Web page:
Popular Reading

Low to Middling Genres, 1890–1945


Week 1

Thursday, September 6.


Week 2

Monday, September 10.

Background on genre and popular reading.
Simon Eliot and Jonathan Rose, eds., A Companion to the History of the Book, 291–93, 341–50, 368–73.
Ken Gelder, Popular Fiction, 11–13, 40–46, 55–60, 64–67.
John Frow, Genre, 6–17, 124–31.
Marina MacKay, The Cambridge Introduction to the Novel, 135–43.
Ungraded “fieldwork” exercise.


Thursday, September 13.

Conan Doyle, The Sign of the Four (1890).
Exercise: identify four signs of the novel’s genre and analyze their individual functions.

Week 3

Monday, September 17.

Conan Doyle, “A Scandal in Bohemia” (1891).
Online in Google scan of vol. 2 of The Strand, 61–75.
In class: What is a magazine? The Strand as a popular reading medium.
See also: Google scan of Strand, vol. 1.

Thursday, September 20.

Dorothy Sayers, Whose Body? (1923).
In class: is it literary?

Week 4

Monday, September 24.

Raymond Chandler, The Big Sleep (1939).
In class: violence.

Thursday, September 27.

Chandler, continued.
Chandler, “The Simple Art of Murder.” Text online.
Franco Moretti, “The Slaughterhouse of Literature,” MLQ 61, no. 1 (March 2000): 207–227. Online via Rutgers Library.
Exercise due: Investigate a device in Doyle.

Love story / Romance

Week 5

Monday, October 1.

Elinor Glyn, Three Weeks (1907).
Library reserve or online scan of 1909 U.S. edition.
Focus on chaps. 1–13.
Romance, roman, novel: what is a “genre” love story?

Thursday, October 4.

Glyn, continued.
Janice Radway, Reading the Romance, 19–21, 86–99, 209–13 (required); 25–33, 131–35, 213–22 (optional). Excerpts online on Sakai.
Begin reading E.M. Hull, The Sheik (1919). Pine Street reprint or Google Scan of 1921 edition or electronic text on Sakai.

Week 6

Monday, October 8.

Hull, The Sheik.
Focus on chaps. 1–6.
Orientalism from below?

Thursday, October 11.

Hull, The Sheik, concluded.
Begin Daphne du Maurier, Rebecca.
Optional: Edward Said, Culture and Imperialism. Short excerpt on Sakai.
Exercise due: romance reception research.

Week 7

Monday, October 15.

Rebecca, continued.

First Interlude: Poetry Genres and the Great War

(Week 7, continued)

Thursday, October 18.

What can poetic genres tell us about fictional genres?
Poetry selections available on Sakai:
Charles T. Dazey, “At Carrizal” (1916).
Lurana Sheldon, “The Naturalized Alien” (1916).
Alan Seeger, “I have a rendezvous with Death” (1916).
John McRae, “In Flanders Fields” (1916).
Florence Guertin Tuttle, “If. A Mother to Her Daughter” (1917).
Sarah Norcliffe Cleghorn, “Peace Hath Her Belgiums” (1917).
Rupert Brooke, “The Soldier” (1915).
D.H. Lawrence, “Service of All the Dead” (1915).
Siegfried Sassoon, “‘They’” (1917).
Sassoon, “In the Pink” (1917).
Isaac Rosenberg, “‘Ah, Koelue…’” (1917).
Wilfrid Wilson Gibson, “Rupert Brooke” (1917).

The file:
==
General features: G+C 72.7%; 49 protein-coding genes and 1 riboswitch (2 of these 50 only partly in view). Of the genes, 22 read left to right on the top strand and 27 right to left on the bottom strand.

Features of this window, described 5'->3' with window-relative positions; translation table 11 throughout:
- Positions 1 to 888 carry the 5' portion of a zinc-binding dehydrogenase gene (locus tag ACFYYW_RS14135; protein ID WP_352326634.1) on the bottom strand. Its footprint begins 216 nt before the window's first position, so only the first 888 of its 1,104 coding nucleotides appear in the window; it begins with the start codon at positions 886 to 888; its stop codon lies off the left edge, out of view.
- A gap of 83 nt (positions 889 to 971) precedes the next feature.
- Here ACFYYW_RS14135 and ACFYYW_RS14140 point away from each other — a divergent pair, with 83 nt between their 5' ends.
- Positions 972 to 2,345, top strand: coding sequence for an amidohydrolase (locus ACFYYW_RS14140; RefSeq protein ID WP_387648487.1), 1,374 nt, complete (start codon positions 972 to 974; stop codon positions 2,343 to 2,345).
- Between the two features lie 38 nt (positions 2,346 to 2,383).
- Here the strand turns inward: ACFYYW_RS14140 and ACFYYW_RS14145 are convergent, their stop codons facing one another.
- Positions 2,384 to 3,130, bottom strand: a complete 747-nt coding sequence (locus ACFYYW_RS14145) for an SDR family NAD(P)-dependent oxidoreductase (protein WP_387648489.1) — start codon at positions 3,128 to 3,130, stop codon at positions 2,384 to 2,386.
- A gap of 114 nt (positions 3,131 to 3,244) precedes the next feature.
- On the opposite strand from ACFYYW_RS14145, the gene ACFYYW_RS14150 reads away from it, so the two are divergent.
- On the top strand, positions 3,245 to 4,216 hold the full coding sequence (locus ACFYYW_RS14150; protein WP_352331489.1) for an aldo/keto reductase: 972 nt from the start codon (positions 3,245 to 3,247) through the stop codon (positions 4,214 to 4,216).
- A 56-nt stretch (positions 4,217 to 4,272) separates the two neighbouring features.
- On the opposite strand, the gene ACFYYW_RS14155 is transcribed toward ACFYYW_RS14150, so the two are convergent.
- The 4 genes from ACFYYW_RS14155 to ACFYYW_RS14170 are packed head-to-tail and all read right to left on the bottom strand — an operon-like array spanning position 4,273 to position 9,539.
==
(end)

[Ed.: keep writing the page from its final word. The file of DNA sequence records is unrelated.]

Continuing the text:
Walter de la Mare, “The Remonstrance” (1917).
Herbert Asquith, “The Volunteer” (1917).
Claude McKay, “If We Must Die” (1919).

Week 8

Monday, October 22. Class canceled.

Begin reading Wells and Hussain.

Scientific Romance / Weird Fiction / SF

Thursday, October 25.

Poetry concluded; scientific utopia and dystopia.
H.G. Wells, The Time Machine (1895).
Rokeya Sakhawat Hussain, “Sultana’s Dream” (1905).
Bring to class: poetry selections, Hussain.

Week 9

Monday, October 29. Class canceled by hurricane.

Exercise due: generic comparison.

Thursday, November 1. Class cancelled by hurricane.

Continue reading: Wells, Amazing, Lovecraft.

Week 10

Monday, November 5.

Scientific romance to scientifiction.
Wells, Time Machine.
Amazing no. 1: All paratexts (ads, table of contents, etc.); Hugo Gernsback, “A New Kind of Magazine.”
Introduced in class: H.P. Lovecraft, “The Call of Cthulhu.”
Not discussed in class: G. Peyton Wertenbaker, “The Man from the Atom,” 2 pts. (in Amazing no. 1 and Amazing no. 2).
Bring to class: Wells, Amazing materials, Lovecraft.

(Wednesday, November 7.)

Exercise due: identify research topic. Due on Sakai at noon.
See the explanation of the exercise in the research paper assignment.

Thursday, November 8.

Meet in Alexander Library 413.
Library session with Humanities Librarian Dr. Kevin Mulcahy.
Research workshop: finding secondary sources, then finding primary sources.

Week 11

Monday, November 12.

Weird fiction. Whither science?
Lovecraft, continued.
Edmund Wilson, “Tales of the Marvellous and the Ridiculous.” Reading on Sakai.
Optional: C.S. Lewis, Out of the Silent Planet.

Second Interlude: Realisms

(Week 11 continued)

Thursday, November 15.

W. Somerset Maugham, The Painted Veil (1925).
What are the generic protocols of Maugham’s realism?

Week 12

Monday, November 19.

Social problem fiction. Questions of documentation and commitment.
Maugham, Painted Veil, continued.
John Steinbeck, In Dubious Battle (1936).
Exercise due: annotated research paper bibliography. See the explanation of the exercise in the research paper assignment.

Tuesday, November 20 (Thursday classes meet today).

Steinbeck, continued.
Steinbeck’s California journalism and this novel.
From this point on, make time to complete your additional reading for the research presentation and paper.

(Thursday, November 22. Thanksgiving recess.)


Week 13

Monday, November 26.

Capability, confinement, nation.
Buchan, The Thirty-Nine Steps (1915).
Geoffrey Household, Rogue Male (1939).

Thursday, November 29.

Household, Rogue Male.
James Cain, Double Indemnity (1943).
Retrospective: genres in relation.

Week 14

Monday, December 3.

Research presentations.

Thursday, December 6.

Research presentations, continued.

Week 15

Monday, December 10.

Research presentations, concluded.

Thursday, December 13. Reading day.

No class.

Tuesday, December 18, 3 p.m.

Research papers due. Turn in via Sakai Drop Box or drop off in person to my office, Murray 031.